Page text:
Severe Combined Immunodeficiency Disease:  Characterization of the Disease and Results of Transplantation

Mortimer M. Bortin, MD; Alfred A. Rimm, PhD
JAMA. 1977;238(7):591-600. doi:10.1001/jama.1977.03280070031019.
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Pretransplant and posttransplant data for 69 patients with severe combined immunodeficiency disease are presented. Both B and T lymphocyte functions were absent in approximately 80% of the children and markedly depressed in the remainder. Transplantation of marrow from HLA genotypically identical donors provided the highest six-month survival rate (63%); six-month survival rates for patients who received fetal tissue transplants (43%) or marrow from mixed leukocyte culture (MLC) negative donors (38%) were significantly higher (P <.05) than for patients treated with marrow from MLC positive donors (5%). Additional factors appeared to influence survival and the severity of graft-vs-host (GVH) disease. Patients more than 6 months of age had more intense GVH disease than younger patients. Survival rates were lower and GVH disease more intense when boys received transplants from girl donors than the reverse.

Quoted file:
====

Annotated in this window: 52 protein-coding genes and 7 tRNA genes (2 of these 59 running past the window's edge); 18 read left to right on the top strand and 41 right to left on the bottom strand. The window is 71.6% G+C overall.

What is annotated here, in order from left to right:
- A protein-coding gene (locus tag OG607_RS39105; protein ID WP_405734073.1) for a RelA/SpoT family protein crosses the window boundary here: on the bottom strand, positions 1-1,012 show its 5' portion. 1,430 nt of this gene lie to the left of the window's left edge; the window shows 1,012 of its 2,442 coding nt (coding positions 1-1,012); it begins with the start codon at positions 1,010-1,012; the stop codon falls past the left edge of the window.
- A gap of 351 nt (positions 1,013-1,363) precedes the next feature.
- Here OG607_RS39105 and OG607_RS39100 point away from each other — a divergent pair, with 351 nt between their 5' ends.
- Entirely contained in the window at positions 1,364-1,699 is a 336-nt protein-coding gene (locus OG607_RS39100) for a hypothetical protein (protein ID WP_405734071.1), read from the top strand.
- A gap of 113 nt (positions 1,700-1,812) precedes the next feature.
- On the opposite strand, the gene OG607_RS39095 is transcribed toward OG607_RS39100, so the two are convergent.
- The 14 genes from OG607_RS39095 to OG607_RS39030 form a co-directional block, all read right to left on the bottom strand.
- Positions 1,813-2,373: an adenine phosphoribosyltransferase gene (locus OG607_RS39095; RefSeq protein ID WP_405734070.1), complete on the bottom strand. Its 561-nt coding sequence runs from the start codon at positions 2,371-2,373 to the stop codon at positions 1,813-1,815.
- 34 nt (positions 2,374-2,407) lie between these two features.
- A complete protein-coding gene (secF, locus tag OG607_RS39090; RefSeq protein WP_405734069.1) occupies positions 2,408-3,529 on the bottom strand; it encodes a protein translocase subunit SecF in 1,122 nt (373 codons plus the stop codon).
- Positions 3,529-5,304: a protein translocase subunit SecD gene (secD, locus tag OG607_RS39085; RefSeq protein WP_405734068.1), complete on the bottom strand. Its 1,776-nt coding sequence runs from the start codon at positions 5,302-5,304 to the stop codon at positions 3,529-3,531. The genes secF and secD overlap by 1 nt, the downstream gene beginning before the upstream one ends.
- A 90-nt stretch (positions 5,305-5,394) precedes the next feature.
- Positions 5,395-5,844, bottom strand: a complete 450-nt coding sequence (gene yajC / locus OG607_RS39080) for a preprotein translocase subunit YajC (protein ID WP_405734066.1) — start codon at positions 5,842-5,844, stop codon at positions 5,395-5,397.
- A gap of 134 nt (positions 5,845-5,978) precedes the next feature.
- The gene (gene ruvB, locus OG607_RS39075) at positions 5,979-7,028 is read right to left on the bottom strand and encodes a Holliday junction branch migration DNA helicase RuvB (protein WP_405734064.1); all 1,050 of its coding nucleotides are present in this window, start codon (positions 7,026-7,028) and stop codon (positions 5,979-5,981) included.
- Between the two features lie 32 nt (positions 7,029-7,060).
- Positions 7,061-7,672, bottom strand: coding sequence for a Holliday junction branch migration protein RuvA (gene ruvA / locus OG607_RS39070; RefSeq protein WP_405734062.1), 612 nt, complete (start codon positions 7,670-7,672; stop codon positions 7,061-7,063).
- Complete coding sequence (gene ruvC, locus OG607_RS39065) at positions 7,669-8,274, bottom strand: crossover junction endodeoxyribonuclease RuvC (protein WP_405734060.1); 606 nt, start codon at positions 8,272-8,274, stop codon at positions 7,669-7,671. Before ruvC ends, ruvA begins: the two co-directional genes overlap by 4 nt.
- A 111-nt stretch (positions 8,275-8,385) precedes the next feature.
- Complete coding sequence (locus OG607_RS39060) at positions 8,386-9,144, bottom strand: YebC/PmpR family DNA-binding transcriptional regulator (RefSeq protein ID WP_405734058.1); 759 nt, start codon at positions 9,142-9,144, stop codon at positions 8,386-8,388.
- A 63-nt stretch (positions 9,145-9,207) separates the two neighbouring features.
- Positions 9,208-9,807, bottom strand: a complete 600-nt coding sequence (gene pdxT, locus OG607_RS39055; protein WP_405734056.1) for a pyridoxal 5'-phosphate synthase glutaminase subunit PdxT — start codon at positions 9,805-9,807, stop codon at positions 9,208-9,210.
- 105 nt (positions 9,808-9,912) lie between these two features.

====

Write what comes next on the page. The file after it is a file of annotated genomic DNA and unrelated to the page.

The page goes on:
(JAMA 238:591-600, 1977)


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